Written by Shane Ayers; avid hiker, backpacker, and outdoor enthusiast. Volunteer for the Mid State Trail
Friday was the day! We had been packing and unpacking for weeks, going through gear, seeing what worked and what didn’t, what did we need and what should be left behind. I got home from work and caught a little sleep before departing for Tioga State Forest. We arrived at Pine Creek Outfitters around 4 pm, paid for our vehicle shuttle and headed for the trail head.
Immediately, we experienced gear failure. Jenni’s gaiters required some good old fashioned paracord rigging. Finally, at roughly 4:50 pm we reached our first register box, signed in and began the trek. As we hiked on our first day we met a couple who was almost finished, camping next to the site I had when I first completed the WRT. We passed one more couple camped for the night about a quarter mile from where we decided to set up.
At mile 6 we found a nice little site next to the stream to set up our camp. Everything was going smoothly and the evening was quite relaxing. After dinner and some hot cocoa it was time to hang the bear bag. Probably should have done this before dark! We looked and we looked but, could not find a proper tree. I saw one and said “screw it!” I made several attempts to hang the bag but, had a lot of trouble doing so. On the last attempt I managed to get my line caught, wrapped around the original tree and a neighboring one. This was not cool. After a lot of pulling and almost killing myself with the rock bag, it finally broke loose. Found another tree, and easily hung the bag. As we walked back towards our camp we gazed up at the billions of stars that shown so beautifully through the unpolluted sky. Just like that, a shooting star! It was a good omen. Time for bed.
Saturday morning was peaceful, the breakfast was hot and the coffee hotter. Everything was packed away and by 8 am, we were making our climb to Barbour Rock. The climb was an intense first thing in the morning workout but, was not to go without reward. We passed a NOBO couple, I startled the woman and we all had a little laugh. The hike has been nice, so far.
The views at Barbour Rock were nothing short of breathtaking! We spent a good amount of time marveling over the canyon and I reminisced about my previous time on the trail. Keep going!
Around 1pm we arrived at Bradley Wales picnic area and settled down for a late lunch. A family that was enjoying a nice little picnic had us envying their ice cold soda. I asked for a weather report from a woman, as I saw previous to our hike that we were to expect thunderstorms, she gave us an updated time of 5 pm for the showers to begin. Perfect! We have a few more hours to cover ground. We finished lunch and continued.
At roughly 4pm we could hear the rumble in the far distance. The big goal after lunch was to make the 1 mile climb from mile 20 to mile 21 so we didn’t have to make it the last day.
As if Zeus himself was chasing behind us screaming, “You better run!” and “I’m going to get you!” with deep roaring laughter, we pressed on desperate to find the campsite a quarter mile after the climb.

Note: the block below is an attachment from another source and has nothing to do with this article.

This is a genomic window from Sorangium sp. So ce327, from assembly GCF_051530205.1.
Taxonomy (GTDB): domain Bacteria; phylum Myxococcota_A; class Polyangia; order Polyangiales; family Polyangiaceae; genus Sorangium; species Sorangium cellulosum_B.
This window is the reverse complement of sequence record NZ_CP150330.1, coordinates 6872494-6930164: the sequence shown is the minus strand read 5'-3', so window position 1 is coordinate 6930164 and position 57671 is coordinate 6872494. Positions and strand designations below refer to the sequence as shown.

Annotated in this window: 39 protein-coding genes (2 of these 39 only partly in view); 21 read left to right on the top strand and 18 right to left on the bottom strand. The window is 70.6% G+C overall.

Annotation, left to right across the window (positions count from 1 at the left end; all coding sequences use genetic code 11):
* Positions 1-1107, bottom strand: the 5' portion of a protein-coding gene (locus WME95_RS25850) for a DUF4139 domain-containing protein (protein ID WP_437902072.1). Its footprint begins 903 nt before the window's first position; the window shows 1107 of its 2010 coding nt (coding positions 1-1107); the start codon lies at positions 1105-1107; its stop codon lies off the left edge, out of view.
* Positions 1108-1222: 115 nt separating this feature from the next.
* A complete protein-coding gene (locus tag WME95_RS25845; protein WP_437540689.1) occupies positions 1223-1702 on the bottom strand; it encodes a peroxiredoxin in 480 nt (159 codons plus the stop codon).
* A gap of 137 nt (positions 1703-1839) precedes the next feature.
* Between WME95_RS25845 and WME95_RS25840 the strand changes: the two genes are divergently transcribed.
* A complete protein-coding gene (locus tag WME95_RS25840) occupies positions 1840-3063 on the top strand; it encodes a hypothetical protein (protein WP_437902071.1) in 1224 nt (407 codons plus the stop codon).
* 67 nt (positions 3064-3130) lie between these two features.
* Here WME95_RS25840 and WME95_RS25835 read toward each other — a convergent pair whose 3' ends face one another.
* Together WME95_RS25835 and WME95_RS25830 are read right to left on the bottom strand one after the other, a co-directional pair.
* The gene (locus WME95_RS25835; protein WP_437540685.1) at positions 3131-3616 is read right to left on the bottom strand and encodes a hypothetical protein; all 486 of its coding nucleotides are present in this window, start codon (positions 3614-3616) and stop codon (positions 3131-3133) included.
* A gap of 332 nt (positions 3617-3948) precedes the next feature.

We reached the campsite which had ample room for two or three tents with logs around the fire ring for a group gathering. Only one problem with this site . . . we are hammock campers! At this point the storm was above us. Maybe the very top of the mountain wasn’t the place to be in a lightening storm. I quickly realized there was no time to properly set up camp. We quickly threw up a makeshift shelter using two Kelty Noah’s tarps. We huddled together like two terrified rabbits! This was the most intense storm I had ever been caught in! The lightening lit the black sky and the thunder came at a deafening roar! The wind picked up and the rain poured down. I’ve never been caught on the top of a mountain in a thunderstorm let alone one this extreme! You could feel the electricity in the air. The canyon amplified the volume of the thunder. The lightening cracked close and in a very fast succession. We held tight but the only thing I could think of was “great, I’m going to die hungry.”
The storm lasted 30-45 minutes and passed in a calming way. We had read we would have scattered thunderstorms for the next few hours so we decided to hike another mile to get off the top of the mountain. Our feet quickly became soaked. I looked at the map and realized we were only 6 miles from our car so I asked Jenni what she wanted to do. We both agreed we could do it and decided to go for it. The hike from about 6pm to about 8pm was foggy and mystical. Our mood improved.
We began to feel very fatigued and hungry after about three miles but, continued to press on. A little after 8pm the lights went off in the forest. Still feeling intent on finishing we lit up the headlamps and pushed our bodies into auto-walk.
Bohen trail was lined with reflective markers and tape for a 100 mile run that a group was orchestrating. This made the walk out much easier. We made our slow climb on Bohen and eventually landed in Blackwell where Jenni ran to her car and gave it a big hug.
I am so proud of Jenni and how hard she worked for this hike. A minimum of complaining was where my pride really grew. She is one tough cookie and she must really love me to follow me on a crazy journey like that.
Murphy’s law tally:
1 trekking pool failure
8 extra miles more hiked than planned for day